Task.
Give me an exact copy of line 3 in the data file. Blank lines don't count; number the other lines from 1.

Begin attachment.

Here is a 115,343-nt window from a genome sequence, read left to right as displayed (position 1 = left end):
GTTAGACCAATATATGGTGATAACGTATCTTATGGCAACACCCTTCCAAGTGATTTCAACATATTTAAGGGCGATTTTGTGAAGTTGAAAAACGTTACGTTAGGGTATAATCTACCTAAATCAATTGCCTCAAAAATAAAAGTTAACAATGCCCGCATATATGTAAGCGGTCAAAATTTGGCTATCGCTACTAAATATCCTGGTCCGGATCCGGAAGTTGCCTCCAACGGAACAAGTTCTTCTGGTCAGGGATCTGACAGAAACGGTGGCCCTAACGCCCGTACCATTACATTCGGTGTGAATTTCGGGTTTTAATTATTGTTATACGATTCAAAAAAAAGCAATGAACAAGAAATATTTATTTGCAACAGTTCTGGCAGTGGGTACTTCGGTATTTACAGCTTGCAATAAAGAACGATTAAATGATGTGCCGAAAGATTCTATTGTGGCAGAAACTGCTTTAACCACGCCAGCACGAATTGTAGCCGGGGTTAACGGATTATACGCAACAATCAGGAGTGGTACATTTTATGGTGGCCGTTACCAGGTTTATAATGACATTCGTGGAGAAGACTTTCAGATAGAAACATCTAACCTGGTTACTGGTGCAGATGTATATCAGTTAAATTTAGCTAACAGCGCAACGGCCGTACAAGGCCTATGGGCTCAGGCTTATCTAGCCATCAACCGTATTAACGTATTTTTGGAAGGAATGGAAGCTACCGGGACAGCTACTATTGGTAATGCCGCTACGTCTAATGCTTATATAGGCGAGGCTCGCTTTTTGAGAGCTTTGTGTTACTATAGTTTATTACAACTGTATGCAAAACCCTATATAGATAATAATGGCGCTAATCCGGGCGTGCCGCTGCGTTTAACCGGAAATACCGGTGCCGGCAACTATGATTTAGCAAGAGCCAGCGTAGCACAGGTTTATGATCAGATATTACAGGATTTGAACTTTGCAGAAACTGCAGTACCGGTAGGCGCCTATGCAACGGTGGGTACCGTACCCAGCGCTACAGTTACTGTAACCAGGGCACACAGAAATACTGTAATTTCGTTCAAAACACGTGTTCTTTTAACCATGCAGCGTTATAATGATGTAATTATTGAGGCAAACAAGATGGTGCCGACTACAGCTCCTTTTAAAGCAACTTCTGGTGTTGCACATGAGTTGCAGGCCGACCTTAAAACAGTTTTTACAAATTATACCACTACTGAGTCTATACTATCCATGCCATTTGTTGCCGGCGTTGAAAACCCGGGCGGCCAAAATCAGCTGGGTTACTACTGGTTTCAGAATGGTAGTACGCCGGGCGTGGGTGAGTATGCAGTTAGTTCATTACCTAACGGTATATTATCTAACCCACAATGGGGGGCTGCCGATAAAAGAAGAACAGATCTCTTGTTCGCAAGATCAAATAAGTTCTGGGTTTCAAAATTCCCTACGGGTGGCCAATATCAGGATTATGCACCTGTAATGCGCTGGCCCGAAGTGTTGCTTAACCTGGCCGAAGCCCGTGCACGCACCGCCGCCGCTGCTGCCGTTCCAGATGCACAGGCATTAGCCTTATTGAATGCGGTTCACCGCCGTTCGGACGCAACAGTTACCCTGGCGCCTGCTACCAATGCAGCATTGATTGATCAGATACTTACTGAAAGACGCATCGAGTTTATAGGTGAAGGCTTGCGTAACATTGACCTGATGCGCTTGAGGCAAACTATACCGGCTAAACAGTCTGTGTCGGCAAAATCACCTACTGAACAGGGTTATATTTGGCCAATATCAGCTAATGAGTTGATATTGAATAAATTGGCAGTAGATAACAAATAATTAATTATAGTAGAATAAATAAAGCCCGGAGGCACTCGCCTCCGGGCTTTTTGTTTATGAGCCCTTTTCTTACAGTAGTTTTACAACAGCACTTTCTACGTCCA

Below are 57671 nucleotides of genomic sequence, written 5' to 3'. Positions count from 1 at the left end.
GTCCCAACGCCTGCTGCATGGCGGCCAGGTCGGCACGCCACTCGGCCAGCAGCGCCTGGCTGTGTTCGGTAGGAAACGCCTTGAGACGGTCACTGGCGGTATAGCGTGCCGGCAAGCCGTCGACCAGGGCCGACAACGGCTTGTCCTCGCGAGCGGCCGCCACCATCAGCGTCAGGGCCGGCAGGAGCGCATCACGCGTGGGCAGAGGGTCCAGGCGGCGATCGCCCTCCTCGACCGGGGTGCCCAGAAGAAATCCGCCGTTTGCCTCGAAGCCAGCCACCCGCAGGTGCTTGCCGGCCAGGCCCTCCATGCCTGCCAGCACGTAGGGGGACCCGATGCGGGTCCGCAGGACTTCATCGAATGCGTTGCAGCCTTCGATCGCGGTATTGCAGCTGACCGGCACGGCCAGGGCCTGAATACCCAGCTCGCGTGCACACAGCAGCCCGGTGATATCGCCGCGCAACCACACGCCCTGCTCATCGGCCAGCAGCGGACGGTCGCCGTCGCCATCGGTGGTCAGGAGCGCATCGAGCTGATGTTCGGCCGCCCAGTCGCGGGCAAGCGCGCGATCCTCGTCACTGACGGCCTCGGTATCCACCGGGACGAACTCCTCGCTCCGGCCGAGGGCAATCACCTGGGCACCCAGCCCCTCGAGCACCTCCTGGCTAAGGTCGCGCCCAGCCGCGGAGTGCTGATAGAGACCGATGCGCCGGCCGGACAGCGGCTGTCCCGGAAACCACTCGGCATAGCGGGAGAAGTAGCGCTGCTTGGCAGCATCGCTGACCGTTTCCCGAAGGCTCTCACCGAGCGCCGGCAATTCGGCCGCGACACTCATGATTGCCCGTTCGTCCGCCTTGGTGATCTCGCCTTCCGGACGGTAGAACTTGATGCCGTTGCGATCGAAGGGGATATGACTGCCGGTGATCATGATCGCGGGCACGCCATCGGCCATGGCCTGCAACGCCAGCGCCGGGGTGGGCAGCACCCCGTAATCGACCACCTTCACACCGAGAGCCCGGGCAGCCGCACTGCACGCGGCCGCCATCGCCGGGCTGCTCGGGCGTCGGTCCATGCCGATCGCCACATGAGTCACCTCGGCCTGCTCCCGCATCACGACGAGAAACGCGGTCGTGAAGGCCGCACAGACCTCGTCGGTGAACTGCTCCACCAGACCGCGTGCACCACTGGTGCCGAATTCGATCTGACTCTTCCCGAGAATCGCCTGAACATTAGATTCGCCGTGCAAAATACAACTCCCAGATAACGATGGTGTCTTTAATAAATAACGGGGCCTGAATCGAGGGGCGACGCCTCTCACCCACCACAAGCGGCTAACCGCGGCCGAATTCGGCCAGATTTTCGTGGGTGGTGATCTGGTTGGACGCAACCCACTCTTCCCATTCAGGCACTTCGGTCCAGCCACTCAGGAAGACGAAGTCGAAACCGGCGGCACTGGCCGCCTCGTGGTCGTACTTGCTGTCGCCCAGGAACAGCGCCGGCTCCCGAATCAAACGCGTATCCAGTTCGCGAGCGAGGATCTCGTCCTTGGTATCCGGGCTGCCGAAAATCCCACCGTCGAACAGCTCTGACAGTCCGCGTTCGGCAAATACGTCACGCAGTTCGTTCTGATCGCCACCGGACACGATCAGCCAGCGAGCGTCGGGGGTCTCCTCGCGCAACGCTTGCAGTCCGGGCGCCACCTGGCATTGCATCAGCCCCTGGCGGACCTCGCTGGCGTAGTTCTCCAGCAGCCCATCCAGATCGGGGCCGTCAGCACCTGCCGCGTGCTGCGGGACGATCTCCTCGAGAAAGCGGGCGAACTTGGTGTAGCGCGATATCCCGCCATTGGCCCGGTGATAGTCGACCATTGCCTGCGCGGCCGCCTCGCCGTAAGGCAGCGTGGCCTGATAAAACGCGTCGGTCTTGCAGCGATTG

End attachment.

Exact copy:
Below are 57671 nucleotides of genomic sequence, written 5' to 3'. Positions count from 1 at the left end.